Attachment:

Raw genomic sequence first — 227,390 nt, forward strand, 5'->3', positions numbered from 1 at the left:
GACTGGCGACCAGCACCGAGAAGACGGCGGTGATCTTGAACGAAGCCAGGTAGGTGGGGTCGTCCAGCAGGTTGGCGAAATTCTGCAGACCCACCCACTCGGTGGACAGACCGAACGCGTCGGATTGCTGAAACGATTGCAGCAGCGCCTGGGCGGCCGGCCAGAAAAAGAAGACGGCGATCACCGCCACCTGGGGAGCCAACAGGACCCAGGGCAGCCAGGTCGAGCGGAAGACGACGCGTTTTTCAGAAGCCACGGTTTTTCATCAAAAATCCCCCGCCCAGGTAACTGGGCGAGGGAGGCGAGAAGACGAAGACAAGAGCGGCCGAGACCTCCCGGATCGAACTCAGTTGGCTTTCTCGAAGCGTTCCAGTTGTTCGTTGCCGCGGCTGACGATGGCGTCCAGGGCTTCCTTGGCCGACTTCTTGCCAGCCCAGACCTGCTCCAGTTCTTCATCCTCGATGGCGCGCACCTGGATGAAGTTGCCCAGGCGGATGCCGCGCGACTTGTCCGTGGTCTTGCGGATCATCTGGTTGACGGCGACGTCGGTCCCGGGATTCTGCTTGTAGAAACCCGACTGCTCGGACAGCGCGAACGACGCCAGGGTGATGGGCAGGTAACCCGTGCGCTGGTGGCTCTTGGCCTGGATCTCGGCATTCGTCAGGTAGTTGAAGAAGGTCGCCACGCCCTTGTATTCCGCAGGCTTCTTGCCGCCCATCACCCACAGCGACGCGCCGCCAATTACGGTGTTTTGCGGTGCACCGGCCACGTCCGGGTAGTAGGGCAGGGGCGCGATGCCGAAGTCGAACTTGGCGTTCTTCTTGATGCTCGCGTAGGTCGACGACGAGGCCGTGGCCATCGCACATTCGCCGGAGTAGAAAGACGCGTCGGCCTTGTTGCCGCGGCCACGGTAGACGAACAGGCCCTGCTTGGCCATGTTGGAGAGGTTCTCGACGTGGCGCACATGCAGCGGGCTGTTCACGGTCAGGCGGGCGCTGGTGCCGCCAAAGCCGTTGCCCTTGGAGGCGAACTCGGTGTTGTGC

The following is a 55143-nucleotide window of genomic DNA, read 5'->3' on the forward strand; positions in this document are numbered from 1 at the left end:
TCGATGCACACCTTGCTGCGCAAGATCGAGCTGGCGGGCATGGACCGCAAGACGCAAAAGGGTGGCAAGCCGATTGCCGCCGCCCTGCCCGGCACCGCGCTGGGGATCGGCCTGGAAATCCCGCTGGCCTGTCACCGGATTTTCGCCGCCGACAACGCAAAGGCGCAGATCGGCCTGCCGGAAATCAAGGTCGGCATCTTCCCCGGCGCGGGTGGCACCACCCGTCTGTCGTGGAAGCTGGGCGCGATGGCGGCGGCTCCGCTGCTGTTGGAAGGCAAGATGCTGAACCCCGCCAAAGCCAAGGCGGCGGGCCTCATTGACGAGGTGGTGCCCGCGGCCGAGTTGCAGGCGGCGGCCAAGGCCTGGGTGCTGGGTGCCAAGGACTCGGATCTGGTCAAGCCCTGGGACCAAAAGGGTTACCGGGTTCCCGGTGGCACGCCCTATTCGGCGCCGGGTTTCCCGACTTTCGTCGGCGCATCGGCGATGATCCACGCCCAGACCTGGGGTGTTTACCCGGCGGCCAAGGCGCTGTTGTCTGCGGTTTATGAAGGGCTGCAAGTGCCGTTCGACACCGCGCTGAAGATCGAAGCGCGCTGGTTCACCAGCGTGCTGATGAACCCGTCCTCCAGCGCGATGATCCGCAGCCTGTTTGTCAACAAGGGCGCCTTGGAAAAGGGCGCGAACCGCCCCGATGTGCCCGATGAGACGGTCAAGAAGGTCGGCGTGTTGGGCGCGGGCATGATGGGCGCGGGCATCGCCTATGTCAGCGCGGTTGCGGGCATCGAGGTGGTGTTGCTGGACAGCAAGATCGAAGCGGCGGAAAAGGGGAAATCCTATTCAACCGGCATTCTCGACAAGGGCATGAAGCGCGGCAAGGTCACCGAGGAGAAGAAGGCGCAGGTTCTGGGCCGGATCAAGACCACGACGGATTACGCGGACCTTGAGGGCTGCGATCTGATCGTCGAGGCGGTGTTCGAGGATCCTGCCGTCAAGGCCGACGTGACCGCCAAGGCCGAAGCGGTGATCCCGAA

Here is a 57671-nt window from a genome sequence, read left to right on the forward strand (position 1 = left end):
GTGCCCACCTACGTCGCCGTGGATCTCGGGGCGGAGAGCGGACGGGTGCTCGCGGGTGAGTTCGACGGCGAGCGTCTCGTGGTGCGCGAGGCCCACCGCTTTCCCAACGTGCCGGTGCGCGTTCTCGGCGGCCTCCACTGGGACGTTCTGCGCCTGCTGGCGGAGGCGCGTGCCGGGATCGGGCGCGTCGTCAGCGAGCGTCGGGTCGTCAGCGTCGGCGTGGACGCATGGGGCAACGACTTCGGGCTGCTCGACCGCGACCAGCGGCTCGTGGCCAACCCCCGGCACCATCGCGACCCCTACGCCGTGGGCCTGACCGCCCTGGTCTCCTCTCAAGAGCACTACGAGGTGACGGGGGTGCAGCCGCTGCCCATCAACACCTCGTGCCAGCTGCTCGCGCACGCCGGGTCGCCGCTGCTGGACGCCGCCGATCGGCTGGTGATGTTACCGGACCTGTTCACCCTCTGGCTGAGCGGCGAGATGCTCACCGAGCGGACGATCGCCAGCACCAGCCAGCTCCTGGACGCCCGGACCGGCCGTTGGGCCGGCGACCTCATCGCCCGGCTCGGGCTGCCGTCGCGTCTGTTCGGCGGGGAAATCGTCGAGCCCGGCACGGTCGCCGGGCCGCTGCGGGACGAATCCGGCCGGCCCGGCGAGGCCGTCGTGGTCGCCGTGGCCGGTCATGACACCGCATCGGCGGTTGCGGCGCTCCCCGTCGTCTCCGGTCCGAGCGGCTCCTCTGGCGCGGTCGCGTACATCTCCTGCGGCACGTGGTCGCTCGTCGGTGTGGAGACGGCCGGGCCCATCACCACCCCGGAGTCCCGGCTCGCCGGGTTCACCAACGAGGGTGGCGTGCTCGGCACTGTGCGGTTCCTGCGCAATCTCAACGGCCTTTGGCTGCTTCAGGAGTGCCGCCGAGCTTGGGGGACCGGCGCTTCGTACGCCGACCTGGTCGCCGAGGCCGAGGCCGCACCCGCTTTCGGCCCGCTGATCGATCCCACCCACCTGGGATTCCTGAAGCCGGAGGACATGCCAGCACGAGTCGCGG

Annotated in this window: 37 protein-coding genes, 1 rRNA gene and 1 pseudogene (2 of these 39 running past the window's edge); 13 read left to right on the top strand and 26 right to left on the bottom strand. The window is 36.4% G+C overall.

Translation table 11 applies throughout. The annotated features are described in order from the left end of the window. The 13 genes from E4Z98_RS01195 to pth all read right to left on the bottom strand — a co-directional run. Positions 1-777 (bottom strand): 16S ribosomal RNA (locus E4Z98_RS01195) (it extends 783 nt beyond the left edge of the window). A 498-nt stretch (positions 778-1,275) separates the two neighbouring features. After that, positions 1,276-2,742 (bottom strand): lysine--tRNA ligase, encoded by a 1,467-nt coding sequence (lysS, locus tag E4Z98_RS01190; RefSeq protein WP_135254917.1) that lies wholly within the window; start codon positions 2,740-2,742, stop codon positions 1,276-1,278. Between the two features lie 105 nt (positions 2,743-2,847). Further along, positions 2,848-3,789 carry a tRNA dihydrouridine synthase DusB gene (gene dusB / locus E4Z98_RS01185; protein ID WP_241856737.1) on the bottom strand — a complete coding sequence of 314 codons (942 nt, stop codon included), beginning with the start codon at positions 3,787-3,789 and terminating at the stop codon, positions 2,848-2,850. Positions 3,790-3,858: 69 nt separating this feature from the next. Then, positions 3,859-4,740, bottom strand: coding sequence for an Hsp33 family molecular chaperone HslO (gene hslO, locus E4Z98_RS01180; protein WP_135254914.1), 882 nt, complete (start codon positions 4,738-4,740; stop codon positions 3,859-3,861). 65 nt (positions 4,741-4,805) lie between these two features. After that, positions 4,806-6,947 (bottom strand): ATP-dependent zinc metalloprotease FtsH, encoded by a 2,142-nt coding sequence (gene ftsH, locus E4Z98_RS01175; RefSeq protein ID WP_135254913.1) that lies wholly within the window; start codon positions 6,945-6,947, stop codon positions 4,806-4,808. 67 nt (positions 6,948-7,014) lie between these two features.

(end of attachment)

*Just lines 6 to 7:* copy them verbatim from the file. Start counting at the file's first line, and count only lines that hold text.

GTGCCCACCTACGTCGCCGTGGATCTCGGGGCGGAGAGCGGACGGGTGCTCGCGGGTGAGTTCGACGGCGAGCGTCTCGTGGTGCGCGAGGCCCACCGCTTTCCCAACGTGCCGGTGCGCGTTCTCGGCGGCCTCCACTGGGACGTTCTGCGCCTGCTGGCGGAGGCGCGTGCCGGGATCGGGCGCGTCGTCAGCGAGCGTCGGGTCGTCAGCGTCGGCGTGGACGCATGGGGCAACGACTTCGGGCTGCTCGACCGCGACCAGCGGCTCGTGGCCAACCCCCGGCACCATCGCGACCCCTACGCCGTGGGCCTGACCGCCCTGGTCTCCTCTCAAGAGCACTACGAGGTGACGGGGGTGCAGCCGCTGCCCATCAACACCTCGTGCCAGCTGCTCGCGCACGCCGGGTCGCCGCTGCTGGACGCCGCCGATCGGCTGGTGATGTTACCGGACCTGTTCACCCTCTGGCTGAGCGGCGAGATGCTCACCGAGCGGACGATCGCCAGCACCAGCCAGCTCCTGGACGCCCGGACCGGCCGTTGGGCCGGCGACCTCATCGCCCGGCTCGGGCTGCCGTCGCGTCTGTTCGGCGGGGAAATCGTCGAGCCCGGCACGGTCGCCGGGCCGCTGCGGGACGAATCCGGCCGGCCCGGCGAGGCCGTCGTGGTCGCCGTGGCCGGTCATGACACCGCATCGGCGGTTGCGGCGCTCCCCGTCGTCTCCGGTCCGAGCGGCTCCTCTGGCGCGGTCGCGTACATCTCCTGCGGCACGTGGTCGCTCGTCGGTGTGGAGACGGCCGGGCCCATCACCACCCCGGAGTCCCGGCTCGCCGGGTTCACCAACGAGGGTGGCGTGCTCGGCACTGTGCGGTTCCTGCGCAATCTCAACGGCCTTTGGCTGCTTCAGGAGTGCCGCCGAGCTTGGGGGACCGGCGCTTCGTACGCCGACCTGGTCGCCGAGGCCGAGGCCGCACCCGCTTTCGGCCCGCTGATCGATCCCACCCACCTGGGATTCCTGAAGCCGGAGGACATGCCAGCACGAGTCGCGG

Annotated in this window: 37 protein-coding genes, 1 rRNA gene and 1 pseudogene (2 of these 39 running past the window's edge); 13 read left to right on the top strand and 26 right to left on the bottom strand. The window is 36.4% G+C overall.